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Kenmore elite gas range

Kenmore Elite 32713 Gas Cooktop Review

First, it’s worth noting that $950 is by far the cheapest 36-inch cooktop we’ve come across. Most gas cooktops of that size go for more than double that, so you should set your expectations accordingly, since it’s true that you often get what you pay for.

With stainless trim, five burners and continuous cast iron grates that recall a restaurant kitchen, the surface of this cooktop feels huge. It’s a cinch to fit all your pots, making this a great option for a brunch aficionado or someone who wants to have many dishes going at once, and you can slide pans around without disrupting your cooking groove or finding trivets.
Credit: Reviewed.com / Libby Schiau

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The grates are nice and heavy with that classic, slightly rough cast iron feel. They are easily removable without tools or angst for simple cleaning (dishwasher-safe, too). As far as the controls, the knobs have some wiggle but turn smoothly, and while they don’t have numbered settings or degrees, every operation is intuitive.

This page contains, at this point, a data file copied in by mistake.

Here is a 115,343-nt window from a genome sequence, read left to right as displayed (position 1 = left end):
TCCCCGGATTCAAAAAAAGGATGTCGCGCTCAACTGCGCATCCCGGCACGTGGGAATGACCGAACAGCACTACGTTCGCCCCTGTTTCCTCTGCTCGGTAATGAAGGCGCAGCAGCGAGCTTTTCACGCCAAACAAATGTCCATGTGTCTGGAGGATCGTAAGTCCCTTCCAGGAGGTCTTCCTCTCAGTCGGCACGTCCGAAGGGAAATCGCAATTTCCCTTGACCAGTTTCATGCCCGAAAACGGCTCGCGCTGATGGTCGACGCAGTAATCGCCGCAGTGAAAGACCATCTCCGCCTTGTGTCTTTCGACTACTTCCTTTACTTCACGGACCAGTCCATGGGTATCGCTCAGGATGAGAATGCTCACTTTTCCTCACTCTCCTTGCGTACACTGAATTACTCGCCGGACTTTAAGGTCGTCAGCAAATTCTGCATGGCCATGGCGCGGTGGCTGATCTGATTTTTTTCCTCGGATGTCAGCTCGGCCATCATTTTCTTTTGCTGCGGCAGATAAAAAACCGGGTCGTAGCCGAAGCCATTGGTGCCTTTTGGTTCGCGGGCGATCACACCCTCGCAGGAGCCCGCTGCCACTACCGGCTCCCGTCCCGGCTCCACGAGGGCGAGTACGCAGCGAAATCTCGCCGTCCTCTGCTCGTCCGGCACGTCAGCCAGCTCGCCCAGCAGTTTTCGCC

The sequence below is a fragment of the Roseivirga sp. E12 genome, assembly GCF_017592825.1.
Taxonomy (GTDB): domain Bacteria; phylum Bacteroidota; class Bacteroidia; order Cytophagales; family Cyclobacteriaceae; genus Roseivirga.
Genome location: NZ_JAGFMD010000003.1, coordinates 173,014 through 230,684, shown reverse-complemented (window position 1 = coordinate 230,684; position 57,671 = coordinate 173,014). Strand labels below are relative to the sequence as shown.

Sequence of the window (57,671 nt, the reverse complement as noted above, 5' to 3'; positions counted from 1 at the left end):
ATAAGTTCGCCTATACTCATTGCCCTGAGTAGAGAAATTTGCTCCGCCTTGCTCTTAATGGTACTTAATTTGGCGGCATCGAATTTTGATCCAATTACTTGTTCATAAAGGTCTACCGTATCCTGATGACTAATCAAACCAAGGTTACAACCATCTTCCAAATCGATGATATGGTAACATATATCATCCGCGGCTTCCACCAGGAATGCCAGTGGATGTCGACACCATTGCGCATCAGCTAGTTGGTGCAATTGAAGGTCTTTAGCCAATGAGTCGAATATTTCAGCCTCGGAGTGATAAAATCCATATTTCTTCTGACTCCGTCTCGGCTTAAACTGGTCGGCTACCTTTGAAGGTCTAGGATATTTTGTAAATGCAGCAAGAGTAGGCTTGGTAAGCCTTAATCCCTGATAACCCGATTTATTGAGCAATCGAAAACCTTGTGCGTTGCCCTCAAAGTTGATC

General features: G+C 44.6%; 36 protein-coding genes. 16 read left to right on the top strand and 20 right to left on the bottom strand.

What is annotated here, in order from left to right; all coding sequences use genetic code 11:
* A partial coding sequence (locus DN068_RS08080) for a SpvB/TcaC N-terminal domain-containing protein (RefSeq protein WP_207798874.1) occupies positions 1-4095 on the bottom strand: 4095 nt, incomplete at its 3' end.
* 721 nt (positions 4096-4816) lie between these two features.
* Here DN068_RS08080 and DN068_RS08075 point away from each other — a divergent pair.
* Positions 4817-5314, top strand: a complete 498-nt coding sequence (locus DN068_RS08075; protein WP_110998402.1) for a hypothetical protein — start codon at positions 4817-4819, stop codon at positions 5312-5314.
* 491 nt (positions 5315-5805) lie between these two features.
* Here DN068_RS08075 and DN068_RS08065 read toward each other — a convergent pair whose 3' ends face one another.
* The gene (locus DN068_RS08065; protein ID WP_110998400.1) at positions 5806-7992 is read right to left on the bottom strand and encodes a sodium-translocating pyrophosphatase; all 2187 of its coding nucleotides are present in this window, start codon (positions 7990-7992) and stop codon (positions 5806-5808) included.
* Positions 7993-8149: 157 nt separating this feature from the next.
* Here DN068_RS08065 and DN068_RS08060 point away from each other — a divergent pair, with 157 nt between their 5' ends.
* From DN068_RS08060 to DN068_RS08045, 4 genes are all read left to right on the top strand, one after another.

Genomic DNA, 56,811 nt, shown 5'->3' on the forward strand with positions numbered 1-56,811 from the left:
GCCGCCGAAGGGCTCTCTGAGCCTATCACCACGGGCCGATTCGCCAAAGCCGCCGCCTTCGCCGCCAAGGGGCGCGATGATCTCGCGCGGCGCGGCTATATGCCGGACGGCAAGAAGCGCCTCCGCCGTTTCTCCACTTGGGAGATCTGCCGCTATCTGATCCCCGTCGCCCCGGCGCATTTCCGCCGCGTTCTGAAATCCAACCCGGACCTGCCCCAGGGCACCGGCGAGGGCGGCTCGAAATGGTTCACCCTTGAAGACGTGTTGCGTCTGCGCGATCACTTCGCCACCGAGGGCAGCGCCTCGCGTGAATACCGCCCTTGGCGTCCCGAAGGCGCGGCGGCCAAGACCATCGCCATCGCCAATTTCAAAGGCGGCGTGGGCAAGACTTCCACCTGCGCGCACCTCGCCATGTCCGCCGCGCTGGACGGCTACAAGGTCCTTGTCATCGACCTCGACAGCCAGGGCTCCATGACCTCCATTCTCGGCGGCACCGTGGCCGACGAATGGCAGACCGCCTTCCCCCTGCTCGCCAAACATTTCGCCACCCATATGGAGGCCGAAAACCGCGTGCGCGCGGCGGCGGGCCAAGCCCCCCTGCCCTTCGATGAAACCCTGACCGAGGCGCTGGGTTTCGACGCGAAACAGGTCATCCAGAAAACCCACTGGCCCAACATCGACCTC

But while the 32713 definitely feels and looks like a quality cooktop, it just doesn’t quite perform like one.

Credit: Reviewed.com / Libby Schiau

For starters, it can’t reach high temperatures quickly or effectively. When we cooked cornbread in a pan, it wound up with underdone spots on the edges and burnt spots at center, indicating that the cooktop doesn’t heat evenly.

When we further tested the burners’ capabilities, we came a very clear conclusion: The real star of this cooktop is undoubtedly the center burner. It’s great at reaching both high and low temperatures, with a “Turbo Boil” setting that can bring 48 ounces of water to a rolling boil in an impressive five minutes, and an outer ring that can maintain a nice, low temperature of 125°F.

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However, the rest of the burners prove that you get what you pay for in this budget-friendly cooktop.